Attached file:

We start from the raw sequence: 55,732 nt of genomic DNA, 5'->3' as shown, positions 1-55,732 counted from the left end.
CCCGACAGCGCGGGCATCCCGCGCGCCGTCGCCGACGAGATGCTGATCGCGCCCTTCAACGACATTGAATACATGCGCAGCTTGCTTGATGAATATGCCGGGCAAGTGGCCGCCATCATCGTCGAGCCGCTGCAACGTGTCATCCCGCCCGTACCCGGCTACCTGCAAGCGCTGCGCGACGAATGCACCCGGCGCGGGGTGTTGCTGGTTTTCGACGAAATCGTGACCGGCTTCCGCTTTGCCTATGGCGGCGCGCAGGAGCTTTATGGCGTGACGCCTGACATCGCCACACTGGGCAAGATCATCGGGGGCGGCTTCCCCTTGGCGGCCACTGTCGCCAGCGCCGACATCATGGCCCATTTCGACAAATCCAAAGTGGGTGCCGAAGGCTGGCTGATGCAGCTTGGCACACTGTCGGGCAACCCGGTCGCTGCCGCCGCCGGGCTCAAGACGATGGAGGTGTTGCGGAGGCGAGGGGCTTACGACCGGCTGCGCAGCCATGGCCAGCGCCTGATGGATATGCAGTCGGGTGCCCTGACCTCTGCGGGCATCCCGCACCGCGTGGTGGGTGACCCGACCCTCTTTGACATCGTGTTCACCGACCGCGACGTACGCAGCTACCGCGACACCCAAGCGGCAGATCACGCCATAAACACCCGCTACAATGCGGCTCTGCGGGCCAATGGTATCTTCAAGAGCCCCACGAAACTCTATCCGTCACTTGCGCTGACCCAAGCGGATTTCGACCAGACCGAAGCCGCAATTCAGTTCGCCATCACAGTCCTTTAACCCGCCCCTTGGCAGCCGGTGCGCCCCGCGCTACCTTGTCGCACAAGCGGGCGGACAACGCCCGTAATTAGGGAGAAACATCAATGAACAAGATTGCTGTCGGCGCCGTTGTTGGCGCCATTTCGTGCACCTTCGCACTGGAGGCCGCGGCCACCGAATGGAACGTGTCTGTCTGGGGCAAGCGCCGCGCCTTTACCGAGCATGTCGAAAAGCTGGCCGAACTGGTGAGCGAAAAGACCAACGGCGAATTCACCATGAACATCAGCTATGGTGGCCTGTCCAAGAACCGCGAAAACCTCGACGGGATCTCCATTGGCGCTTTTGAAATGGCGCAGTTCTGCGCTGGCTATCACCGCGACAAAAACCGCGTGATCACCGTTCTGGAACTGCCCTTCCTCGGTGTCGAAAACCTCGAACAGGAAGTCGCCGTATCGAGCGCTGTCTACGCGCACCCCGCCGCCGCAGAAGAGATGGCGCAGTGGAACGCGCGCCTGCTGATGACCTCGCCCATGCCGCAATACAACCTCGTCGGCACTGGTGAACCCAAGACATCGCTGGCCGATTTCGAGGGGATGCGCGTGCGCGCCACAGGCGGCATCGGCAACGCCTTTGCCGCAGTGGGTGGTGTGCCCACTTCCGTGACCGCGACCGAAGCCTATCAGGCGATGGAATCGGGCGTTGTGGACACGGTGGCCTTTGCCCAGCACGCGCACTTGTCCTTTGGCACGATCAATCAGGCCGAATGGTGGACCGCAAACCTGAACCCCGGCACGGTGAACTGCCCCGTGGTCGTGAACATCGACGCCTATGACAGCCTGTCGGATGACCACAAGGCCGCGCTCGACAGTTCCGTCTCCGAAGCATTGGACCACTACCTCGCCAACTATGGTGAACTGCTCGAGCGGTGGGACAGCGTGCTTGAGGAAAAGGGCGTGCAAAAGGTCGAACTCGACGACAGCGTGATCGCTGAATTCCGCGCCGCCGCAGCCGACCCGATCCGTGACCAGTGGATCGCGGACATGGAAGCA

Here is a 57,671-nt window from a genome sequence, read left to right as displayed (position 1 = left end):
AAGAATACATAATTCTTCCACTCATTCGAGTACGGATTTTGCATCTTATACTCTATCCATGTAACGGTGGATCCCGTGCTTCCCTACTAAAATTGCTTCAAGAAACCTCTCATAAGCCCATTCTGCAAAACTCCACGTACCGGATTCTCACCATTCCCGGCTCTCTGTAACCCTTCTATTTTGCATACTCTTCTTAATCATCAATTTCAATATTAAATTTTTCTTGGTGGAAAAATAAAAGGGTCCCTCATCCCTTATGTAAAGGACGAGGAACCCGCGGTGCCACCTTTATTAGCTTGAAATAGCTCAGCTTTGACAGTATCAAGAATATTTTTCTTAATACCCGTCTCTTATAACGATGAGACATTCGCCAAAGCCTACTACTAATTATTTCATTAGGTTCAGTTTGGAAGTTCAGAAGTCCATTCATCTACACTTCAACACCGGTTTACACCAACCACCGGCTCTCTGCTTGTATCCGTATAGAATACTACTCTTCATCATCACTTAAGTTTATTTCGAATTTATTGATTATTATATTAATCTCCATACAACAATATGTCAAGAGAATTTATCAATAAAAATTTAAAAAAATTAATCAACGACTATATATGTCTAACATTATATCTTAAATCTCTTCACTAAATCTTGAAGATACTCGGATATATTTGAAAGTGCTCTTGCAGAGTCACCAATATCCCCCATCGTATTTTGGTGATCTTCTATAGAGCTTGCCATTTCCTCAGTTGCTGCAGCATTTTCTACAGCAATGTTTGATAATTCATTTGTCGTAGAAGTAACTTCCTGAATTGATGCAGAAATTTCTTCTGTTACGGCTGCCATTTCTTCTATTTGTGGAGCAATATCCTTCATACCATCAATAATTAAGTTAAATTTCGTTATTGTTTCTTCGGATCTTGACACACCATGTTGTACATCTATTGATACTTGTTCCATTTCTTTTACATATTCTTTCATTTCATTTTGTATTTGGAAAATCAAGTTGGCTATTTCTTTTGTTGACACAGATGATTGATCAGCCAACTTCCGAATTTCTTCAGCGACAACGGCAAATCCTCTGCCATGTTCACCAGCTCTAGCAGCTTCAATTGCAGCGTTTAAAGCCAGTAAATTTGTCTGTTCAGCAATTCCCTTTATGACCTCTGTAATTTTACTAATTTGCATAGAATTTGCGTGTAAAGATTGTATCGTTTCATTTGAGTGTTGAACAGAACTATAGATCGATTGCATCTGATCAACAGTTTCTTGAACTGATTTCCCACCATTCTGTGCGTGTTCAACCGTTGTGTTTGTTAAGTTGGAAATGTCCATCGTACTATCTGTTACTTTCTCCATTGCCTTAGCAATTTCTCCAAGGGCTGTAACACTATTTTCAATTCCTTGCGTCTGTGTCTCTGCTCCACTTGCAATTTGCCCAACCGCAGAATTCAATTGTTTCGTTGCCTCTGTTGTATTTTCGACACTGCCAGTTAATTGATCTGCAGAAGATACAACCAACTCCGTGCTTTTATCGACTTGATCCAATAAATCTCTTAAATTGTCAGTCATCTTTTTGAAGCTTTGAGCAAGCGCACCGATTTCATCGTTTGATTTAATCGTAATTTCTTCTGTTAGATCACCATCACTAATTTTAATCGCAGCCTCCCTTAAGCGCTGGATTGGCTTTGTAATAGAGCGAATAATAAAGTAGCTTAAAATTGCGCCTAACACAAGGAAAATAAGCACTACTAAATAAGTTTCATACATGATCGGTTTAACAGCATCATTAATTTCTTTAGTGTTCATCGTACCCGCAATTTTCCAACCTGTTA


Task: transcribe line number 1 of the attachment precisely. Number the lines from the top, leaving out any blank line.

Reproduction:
We start from the raw sequence: 55,732 nt of genomic DNA, 5'->3' as shown, positions 1-55,732 counted from the left end.